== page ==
Pneumonia Vaccine Recommendations

Pneumonia Vaccine Recommendations

Share this blog post from LLMD:

At Lisa Larkin MD & Associates we are passionate about your preventive healthcare which includes vaccination needs. As you likely know, we partner with VaxCare to provide you routine vaccinations in our office. We would like to share an update in regard to pneumococcal vaccinations. Pneumonia, an infection of the lungs, sends about 1.3 million Americans to the hospital each year. Viruses, bacteria, and fungi can all cause pneumonia. Vaccines can prevent some types of bacterial pneumonia.

Typical symptoms of pneumonia are:

  • Productive cough, often with green or yellowish color
  • Shortness of breath
  • Fever
  • Fatigue
  • Chest pain

Those most at risk for pneumonia are cigarette smokers, those with chronic health conditions, patients under age 5 and patients over age 65.

The two vaccines that have been routinely used for over 20 years are PCV13 (Prevnar 13) and PPSV23 (Pneumovax). Pneumovax 23 has for years been routinely given to all patients starting at age 65. More recently Prevnar 13 has also been given to patients over age 65. A second dose of Pneumovax is indicated for those with certain chronic medical conditions or immunocompromising conditions.

Recently a new pneumococcal vaccine, PCV20 (Prevnar 20)  has been added to the CDC’s recommendations. PCV20, manufactured by Pfizer, covers 7 more strains of pneumonia than PCV13. The CDC’s Advisory Committee on Immunization Practices (ACIP) has met and released their new recommended schedule for pneumococcal vaccines.  PPSV23 is no longer recommended as a routine vaccination for adults. The new recommendations are as follows:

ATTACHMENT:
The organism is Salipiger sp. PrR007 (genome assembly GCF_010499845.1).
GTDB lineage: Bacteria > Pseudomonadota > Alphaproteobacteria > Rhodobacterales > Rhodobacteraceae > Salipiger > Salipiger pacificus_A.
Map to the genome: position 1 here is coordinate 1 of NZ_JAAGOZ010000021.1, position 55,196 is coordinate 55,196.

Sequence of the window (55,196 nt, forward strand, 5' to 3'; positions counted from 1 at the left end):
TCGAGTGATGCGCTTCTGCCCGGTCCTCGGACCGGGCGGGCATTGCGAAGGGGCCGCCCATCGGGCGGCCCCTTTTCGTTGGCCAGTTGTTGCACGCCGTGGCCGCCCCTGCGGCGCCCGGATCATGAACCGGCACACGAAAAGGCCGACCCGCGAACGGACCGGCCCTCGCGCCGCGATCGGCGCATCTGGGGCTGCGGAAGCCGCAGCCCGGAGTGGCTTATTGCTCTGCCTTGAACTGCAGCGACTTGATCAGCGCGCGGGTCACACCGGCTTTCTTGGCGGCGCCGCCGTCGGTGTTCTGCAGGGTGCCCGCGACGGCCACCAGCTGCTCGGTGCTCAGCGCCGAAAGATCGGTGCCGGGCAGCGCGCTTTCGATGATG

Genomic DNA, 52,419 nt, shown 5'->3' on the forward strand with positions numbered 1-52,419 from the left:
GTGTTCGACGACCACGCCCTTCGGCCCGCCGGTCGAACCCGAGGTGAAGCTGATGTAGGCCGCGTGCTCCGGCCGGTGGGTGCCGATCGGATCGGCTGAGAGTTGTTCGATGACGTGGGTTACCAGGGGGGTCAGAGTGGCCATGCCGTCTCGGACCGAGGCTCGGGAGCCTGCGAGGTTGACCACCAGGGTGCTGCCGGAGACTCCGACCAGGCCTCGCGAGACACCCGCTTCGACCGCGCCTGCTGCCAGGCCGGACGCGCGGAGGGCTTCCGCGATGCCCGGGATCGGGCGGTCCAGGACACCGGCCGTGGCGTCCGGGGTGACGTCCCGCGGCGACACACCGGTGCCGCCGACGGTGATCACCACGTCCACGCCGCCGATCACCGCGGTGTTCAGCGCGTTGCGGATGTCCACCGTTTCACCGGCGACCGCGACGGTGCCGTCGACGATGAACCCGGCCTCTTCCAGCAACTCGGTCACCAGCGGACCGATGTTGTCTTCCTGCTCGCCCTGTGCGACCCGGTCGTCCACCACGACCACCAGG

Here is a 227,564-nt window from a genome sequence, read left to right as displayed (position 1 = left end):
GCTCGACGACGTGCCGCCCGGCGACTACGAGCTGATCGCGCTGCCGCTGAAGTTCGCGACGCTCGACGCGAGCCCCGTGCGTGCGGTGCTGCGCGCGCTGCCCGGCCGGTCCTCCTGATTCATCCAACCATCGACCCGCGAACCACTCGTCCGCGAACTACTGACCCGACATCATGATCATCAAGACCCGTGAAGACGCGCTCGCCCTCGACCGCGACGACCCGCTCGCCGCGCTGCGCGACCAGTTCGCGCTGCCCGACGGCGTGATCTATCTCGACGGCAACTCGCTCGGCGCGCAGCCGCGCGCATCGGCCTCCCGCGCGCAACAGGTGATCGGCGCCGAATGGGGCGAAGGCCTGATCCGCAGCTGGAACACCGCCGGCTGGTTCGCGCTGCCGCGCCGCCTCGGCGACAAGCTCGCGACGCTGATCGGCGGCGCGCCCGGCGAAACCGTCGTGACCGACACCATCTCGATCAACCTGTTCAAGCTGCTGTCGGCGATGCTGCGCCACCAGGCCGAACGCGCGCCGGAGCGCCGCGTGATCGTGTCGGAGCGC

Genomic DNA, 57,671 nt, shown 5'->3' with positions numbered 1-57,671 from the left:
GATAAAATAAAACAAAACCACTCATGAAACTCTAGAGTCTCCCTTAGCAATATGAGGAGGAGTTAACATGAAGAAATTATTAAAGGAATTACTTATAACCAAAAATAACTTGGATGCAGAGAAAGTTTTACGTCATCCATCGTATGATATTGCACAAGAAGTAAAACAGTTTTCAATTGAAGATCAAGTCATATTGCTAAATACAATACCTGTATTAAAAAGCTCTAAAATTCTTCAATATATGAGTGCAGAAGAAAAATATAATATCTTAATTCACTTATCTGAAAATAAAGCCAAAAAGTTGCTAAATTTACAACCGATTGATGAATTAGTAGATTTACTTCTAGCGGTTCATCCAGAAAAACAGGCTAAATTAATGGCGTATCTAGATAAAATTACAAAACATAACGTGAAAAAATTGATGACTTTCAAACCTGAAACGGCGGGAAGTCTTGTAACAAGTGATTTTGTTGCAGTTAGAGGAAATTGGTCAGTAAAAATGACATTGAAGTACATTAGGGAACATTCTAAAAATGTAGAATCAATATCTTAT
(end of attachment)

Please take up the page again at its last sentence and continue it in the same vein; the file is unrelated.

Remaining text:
CDC recommends PCV20 (Prevnar 20) AS A SINGLE PNEUMONIA VACCINE for:

  • Adults 65 years or older who have not received previous pneumococcal vaccines or vaccination history is unknown
  • Adults 19 through 64 years old with certain medical conditions or risk factors (discuss with your provider)
  • Anyone younger than 19 years old should not get this vaccine

Routine vaccination with PPSV23 (Pneumovax) is no longer needed if you get PCV20.

If you have already been vaccinated with both PCV13 and PPSV23, there is no need for you to get PCV20.

Frequently Asked Questions:  

What do I do if I had Prevnar but not Pneumovax?

For adults 65 years or older with a history of PCV13 vaccination without a history of PPSV23  the recommendation is to administer PPSV23 at least one year after as previously recommended.

For adults who have received PCV13 but have not completed their recommended pneumococcal vaccine series with PPSV23, one dose of PCV20 may be used if PPS23 is not available. If PCV20 is used, their pneumococcal vaccinations are complete.  

What if I had Pneumovax but not Prevnar? What do I do?

Administer PCV20 at least one year after PPSV23References:, ACIP, CDC